The effectiveness of manual therapy for neck pain: a systematic review of the literature

Macaulay, Jessica and Cameron, Melainie ORCID: https://orcid.org/0000-0001-5788-8790 and Vaughan, Brett (2013) The effectiveness of manual therapy for neck pain: a systematic review of the literature. Physical Therapy Reviews, 12 (3). pp. 261-267. ISSN 1083-3196


Abstract

A systematic review of randomised, controlled trials was undertaken to determine the effectiveness of manual therapy for mechanical neck disorders in reducing pain and disability in adult populations. Neck pain is a common ailment that can result in pain, disability and considerable cost. Manual therapy is a treatment modality commonly sought by patients to manage neck pain.

A literature search of MEDLINE, CENTRAL, CINHAL, SPORTdiscus, PEDro and MANTIS was conducted. Articles were included if manual therapy was performed on one group within the trial, on participants with mechanical neck pain, including neck disorders with associated headache. Studies were excluded if the cause of neck pain was serious pathology, systemic disease, or trauma, or if neck pain was associated with radicular findings, or the headache was the primary disorder.

Five trials involving 995 participants were included; four of the trials were of high methodological quality according to the validated Jadad criteria. Due to the heterogeneity of the data from the included trials, the studies could not be pooled for meta-analysis and a qualitative analysis was performed instead. Strong evidence demonstrated that manual therapy was not significantly superior to other interventions (exercise, physical therapy, medication, short wave diathermy) for relief of neck pain. Patients who received manual therapy reported being significantly more satisfied with their care than patients who received any other single therapy. A trend across three of the studies showed that manual therapy combined with exercise returned moderately larger improvements, although not statistically significant, improvements in pain, disability and patient-perceived recovery than manual therapy alone. Results in favour of combined therapies suggest multinodal care, including manual therapy and exercise, may be a potentially useful intervention in the treatment of mechanical neck disorders.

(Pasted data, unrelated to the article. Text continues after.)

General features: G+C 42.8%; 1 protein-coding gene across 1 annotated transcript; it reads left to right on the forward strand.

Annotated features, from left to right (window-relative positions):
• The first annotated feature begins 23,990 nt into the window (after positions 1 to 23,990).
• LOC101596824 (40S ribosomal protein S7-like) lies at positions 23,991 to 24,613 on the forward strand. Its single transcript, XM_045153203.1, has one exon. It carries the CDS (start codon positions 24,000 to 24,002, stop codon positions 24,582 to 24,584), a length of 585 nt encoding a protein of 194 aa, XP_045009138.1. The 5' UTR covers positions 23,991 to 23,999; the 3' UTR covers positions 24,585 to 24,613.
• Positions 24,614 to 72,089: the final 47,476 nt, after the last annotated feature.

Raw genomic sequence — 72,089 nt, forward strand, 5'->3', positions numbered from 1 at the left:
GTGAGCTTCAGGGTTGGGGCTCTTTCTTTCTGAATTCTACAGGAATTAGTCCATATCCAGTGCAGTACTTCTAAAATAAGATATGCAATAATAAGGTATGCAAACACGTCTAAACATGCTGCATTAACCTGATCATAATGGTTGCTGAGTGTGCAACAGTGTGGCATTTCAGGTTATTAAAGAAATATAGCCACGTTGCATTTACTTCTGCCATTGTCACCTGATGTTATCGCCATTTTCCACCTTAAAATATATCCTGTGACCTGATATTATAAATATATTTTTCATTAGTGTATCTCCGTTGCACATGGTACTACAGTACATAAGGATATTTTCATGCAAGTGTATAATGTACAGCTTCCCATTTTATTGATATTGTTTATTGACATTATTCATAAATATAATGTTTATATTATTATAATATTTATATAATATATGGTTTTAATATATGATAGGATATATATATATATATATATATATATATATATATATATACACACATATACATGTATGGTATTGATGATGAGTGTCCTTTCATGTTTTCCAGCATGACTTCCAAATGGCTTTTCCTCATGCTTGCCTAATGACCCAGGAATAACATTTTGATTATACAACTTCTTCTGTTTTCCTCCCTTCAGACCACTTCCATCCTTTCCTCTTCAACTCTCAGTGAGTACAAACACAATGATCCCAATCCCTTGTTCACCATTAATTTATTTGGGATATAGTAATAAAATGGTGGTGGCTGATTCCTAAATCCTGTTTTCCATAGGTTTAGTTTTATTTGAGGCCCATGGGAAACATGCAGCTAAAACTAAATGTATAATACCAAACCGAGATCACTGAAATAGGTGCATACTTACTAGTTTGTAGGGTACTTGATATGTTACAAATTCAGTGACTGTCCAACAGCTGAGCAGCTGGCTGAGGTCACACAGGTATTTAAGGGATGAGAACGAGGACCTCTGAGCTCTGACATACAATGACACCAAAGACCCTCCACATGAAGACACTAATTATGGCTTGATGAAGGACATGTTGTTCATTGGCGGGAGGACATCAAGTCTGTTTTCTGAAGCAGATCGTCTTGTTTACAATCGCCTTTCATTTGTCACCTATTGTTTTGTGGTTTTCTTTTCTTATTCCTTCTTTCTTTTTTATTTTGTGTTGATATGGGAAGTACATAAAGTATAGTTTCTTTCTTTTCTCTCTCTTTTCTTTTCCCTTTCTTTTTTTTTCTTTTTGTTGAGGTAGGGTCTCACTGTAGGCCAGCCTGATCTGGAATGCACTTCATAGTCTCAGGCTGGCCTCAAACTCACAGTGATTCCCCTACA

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Item Type: Article (Commonwealth Reporting Category C)
Refereed: Yes
Item Status: Live Archive
Faculty/School / Institute/Centre: No Faculty
Faculty/School / Institute/Centre: No Faculty
Date Deposited: 02 Feb 2021 03:28
Last Modified: 02 Feb 2021 03:28
Uncontrolled Keywords: systematic review; mechanical neck pain; manual therapy
Fields of Research (2008): 11 Medical and Health Sciences > 1103 Clinical Sciences > 110321 Rehabilitation and Therapy (excl. Physiotherapy)
Fields of Research (2020): 42 HEALTH SCIENCES > 4201 Allied health and rehabilitation science > 420199 Allied health and rehabilitation science not elsewhere classified
32 BIOMEDICAL AND CLINICAL SCIENCES > 3202 Clinical sciences > 320218 Pain
Socio-Economic Objectives (2008): C Society > 92 Health > 9202 Health and Support Services > 920201 Allied Health Therapies (excl. Mental Health Services)
Socio-Economic Objectives (2020): 20 HEALTH > 2001 Clinical health > 200105 Treatment of human diseases and conditions
Identification Number or DOI: https://doi.org/10.1179/108331907X223038
URI: http://eprints.usq.edu.au/id/eprint/41073

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